MPA, Public Service ManagementMohamed Jallow is completing his master's degree in public administration. He is part of The Charles B. Rangel Center for Public Service, which provides support for City College's graduate program in Public Service Management.
Mohamed is a native of Sierra Leone, a traumatized country in West Africa better known for conflict diamonds, and a brutal civil war, which ended in 2002. His experiences during the civil war have always guided his academic journey and contributed to his enduring passion for Africa's future.
"Call me an idealist, but I feel it is imperative for people like me to have a stake in making the continent better for future generations," he says. "I was raised loathing government in general and public service in particular. I incorrectly associated all those who pursue a career in it as corrupt and incompetent."
This he attributed to his upbringing, in a country where the very mention of government strikes fear in the hearts of citizens, as it is associated with brutality and chaos. With an excellent education at City College that includes a BA in international studies (2008), he has a different attitude about government and public service now. This is evident in his activities outside the classroom.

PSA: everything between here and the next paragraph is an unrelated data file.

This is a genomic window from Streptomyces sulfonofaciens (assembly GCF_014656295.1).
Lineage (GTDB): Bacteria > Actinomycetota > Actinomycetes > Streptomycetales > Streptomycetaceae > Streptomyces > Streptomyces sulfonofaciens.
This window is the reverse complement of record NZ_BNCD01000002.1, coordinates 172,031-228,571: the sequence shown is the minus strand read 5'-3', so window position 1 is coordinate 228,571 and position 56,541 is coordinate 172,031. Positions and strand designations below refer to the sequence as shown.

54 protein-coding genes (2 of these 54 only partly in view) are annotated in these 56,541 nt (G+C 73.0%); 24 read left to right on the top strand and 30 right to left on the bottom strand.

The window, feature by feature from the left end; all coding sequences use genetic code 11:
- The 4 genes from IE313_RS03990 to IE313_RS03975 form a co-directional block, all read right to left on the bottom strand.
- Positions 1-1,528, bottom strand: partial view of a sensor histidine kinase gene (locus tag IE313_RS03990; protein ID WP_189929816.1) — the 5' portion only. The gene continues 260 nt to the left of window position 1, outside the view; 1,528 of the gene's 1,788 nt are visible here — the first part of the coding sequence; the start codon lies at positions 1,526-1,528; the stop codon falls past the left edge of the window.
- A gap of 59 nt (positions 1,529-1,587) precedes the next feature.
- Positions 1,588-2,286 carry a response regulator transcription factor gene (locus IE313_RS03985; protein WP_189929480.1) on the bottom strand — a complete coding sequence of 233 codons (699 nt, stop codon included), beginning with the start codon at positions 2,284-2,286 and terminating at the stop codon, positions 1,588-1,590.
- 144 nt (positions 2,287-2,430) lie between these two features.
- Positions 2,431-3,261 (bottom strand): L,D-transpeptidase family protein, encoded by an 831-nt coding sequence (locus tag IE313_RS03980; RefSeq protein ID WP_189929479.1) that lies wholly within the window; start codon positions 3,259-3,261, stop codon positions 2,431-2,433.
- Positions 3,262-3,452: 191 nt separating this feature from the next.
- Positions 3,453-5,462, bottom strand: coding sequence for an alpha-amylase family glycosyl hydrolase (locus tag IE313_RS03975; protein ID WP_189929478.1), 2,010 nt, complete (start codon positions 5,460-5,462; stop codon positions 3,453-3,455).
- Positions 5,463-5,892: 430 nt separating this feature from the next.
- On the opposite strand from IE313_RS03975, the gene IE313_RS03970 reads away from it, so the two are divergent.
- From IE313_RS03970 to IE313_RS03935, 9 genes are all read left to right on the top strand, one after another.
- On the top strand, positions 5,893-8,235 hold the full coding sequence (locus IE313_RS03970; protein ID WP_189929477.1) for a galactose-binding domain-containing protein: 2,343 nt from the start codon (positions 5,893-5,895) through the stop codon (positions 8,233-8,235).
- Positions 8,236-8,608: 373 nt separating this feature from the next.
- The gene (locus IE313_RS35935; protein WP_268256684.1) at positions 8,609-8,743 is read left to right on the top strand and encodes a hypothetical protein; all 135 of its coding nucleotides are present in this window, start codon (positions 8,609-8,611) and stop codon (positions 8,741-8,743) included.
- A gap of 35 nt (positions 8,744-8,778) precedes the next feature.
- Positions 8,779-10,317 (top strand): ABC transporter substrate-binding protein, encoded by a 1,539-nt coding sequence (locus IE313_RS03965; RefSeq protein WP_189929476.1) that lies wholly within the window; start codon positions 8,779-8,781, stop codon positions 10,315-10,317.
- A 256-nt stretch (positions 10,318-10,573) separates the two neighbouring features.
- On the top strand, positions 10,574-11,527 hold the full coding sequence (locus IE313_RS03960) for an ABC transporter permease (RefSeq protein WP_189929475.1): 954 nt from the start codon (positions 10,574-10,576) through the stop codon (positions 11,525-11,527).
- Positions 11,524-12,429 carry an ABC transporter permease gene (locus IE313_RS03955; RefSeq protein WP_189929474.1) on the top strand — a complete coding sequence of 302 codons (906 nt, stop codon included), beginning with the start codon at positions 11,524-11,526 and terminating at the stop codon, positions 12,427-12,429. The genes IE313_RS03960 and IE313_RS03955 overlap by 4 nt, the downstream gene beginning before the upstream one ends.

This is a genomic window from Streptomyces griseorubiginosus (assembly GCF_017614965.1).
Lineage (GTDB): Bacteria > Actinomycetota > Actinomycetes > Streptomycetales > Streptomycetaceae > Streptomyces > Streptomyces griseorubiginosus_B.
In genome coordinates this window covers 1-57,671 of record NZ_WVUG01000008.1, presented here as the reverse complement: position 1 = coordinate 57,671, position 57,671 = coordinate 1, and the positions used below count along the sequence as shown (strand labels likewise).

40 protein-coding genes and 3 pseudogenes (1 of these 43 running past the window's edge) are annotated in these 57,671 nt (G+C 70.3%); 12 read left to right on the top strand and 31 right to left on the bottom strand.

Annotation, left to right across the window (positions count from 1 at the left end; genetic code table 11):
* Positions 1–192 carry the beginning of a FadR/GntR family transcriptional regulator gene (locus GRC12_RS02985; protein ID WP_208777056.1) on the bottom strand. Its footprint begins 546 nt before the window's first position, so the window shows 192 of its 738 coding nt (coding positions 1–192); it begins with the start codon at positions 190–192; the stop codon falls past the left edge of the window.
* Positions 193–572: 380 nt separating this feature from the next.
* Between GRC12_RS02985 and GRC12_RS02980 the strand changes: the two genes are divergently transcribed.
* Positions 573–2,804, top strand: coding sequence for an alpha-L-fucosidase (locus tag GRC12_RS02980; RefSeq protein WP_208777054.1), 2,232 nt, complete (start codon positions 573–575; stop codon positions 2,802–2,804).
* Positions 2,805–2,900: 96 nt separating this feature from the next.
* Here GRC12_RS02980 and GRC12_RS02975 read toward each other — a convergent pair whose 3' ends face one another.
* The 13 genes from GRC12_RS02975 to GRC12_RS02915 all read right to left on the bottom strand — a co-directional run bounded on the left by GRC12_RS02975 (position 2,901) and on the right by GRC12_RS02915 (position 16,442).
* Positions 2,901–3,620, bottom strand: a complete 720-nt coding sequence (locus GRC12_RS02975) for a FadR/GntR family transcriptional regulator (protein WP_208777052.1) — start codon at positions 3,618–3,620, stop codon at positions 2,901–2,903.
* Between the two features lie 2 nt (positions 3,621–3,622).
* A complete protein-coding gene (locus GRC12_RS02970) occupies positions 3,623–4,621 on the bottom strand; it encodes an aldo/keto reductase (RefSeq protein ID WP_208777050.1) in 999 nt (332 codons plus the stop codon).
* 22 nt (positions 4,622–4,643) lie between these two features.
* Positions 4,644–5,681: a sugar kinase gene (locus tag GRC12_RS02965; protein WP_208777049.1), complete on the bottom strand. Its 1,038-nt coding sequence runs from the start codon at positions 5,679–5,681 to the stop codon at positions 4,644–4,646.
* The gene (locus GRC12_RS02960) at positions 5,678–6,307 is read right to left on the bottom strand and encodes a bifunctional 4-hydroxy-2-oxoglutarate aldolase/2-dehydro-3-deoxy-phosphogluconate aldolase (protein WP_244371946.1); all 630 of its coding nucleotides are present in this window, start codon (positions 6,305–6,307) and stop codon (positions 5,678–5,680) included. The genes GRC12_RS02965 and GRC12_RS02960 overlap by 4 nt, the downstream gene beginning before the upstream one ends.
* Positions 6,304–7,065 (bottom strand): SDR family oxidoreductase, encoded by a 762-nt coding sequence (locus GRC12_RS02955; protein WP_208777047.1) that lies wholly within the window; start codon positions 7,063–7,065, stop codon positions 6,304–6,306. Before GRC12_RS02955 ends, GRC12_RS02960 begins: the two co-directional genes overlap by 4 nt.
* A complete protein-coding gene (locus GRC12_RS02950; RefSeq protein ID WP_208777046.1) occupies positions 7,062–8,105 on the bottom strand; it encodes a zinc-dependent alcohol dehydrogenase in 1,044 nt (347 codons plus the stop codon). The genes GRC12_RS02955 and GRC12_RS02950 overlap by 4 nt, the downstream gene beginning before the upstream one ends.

Mohamed was a Franklin Williams Fellow at the Council on Foreign Relations in 2010, and is now a full-time program associate at the organization. He blogs frequently for the Colin Powell Center for Policy Studies' Powell Network Blog, where he was an Ambassador John Price fellow, and Critique Echo, a German-African newspaper where he writes on contemporary African politics and U.S. policy toward Africa. During his time with the Rangel Center, Mohamed served as a graduate research assistant, where he worked on minority education trends
"I am very grateful for the opportunity, and rigorous academic development I received from the Rangel Center and the City College," said Jallow. I hope current students can take advantage of all the opportunities the college provides.
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"Call me an idealist, but I feel it is imperative for people like me to have a stake in making the continent better for future generations."
- Mohamed Jallow